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A simple Fabric.js-based web app for annotating SVG files

In the check-it-out category, I want to share a web app prototype I wrote recently for a client. It was my first experience with writing non-trivial JavaScript (peepweather.com uses a little - its source is on GitHub at github.com/matthewcornell/peepweather) and was a lot of fun to write. The app had no polish, as you can see from the screen shots, because all they wanted was for me to quickly write a solid starting point for an upcoming fall project of theirs.

Following is some detail from the README on the GitHub fork I created. You can play with it at annotator-demo.herokuapp.com.


This is a simple Flask-based web app that demonstrates using Fabric.js to implement a direct-manipulation SVG annotation tool. It has a bare-bones UI and layout (i.e., no Bootstrap or equivalent) and no production-level features such as authentication, authorization, document owners and assignments, error handling, concurrent access, deployment, etc. However, it does support most of the front end features desired, plus the connection to the back end. The original prototype supported adding new svg files by dropping them into the repository directory, which a DAO would pick up, creating corresponding json files as needed. This demo uses a fixed repository of a few files to keep it simple. The point is mainly to show the front end proof-of-concept using Fabric.js.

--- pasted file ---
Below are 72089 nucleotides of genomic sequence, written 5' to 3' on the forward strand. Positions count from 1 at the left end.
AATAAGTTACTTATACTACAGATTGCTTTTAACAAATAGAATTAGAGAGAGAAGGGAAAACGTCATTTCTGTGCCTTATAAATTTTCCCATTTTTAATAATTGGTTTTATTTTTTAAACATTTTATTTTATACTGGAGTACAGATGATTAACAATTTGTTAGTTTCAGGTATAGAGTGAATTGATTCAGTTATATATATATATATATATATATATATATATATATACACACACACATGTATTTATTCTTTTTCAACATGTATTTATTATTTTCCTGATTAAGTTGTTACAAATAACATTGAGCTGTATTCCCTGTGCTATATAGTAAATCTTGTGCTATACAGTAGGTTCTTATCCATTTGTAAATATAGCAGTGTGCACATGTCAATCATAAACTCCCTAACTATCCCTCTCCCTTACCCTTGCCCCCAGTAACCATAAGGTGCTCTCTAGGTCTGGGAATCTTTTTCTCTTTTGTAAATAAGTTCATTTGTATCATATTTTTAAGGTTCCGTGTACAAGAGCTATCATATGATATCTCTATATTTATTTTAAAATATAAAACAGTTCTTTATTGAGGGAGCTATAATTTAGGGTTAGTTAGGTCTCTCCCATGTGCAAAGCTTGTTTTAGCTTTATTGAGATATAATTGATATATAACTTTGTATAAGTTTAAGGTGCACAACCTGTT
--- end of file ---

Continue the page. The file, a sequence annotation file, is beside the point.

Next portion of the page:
The fuller version of this tool was used to help a group of people annotate thousands of PDF files in SVG format as generated by Mozilla Labs' pdf.js. The SVG retains formatting and so is browser-renderable, but the markup is more useful for information extraction than that of PDF. The ultimate goal of the project was to create a gold standard for comparing the IE output to. Along with saving a document's annotations, users could ask the server for the text bounded by a particular annotation rectangle - a non-trivial problem with these complex SVG files (the 's generated are quite chopped up).

The decision to to write a tool was made after I researched existing annotation tools including some amazing ones:

Unfortunately they lacked the customization and power user features we needed for the high-throughput workflow necessary to annotate 1000s of SVG files. I then surveyed JavaScript graphics libraries (both Canvas- and SVG-based) to find one to support the rectangle-based UI we wanted. I settled on the excellent Fabric.js (the demos are awesome) after having looked at general purpose ones (of which there are many) including:

I also looked at diagram-oriented libraries, but they felt like too much work compared to a straightforward canvas wrapper.

In the end I liked Fabric best for its inbuilt support of handles and grouping, and its solid level of activity. And it worked pretty well, modulo a number of gotchas. It's a really nice piece of work, as are many of these. The JavaScript graphics library scene is definitely alive and well.

Code tour

While I don't have my client's permission to share the code, I'll sketch out the implementation for the curious.


At the top level of this standard Flask MVC app is app/routes.py, which has four URIs/controllers:

  • /: app/templates/index.html template. Lists the SVG files in the fake DAO.
  • /docs/<fileName>: app/templates/edit.html template. Described below.
  • /docs/<fileName>/annotations: REST API endpoint for getting a document's annotations as a JSON array. Finds and reads the JSON file corresponding to the SVG file and returns it as 'application/json'.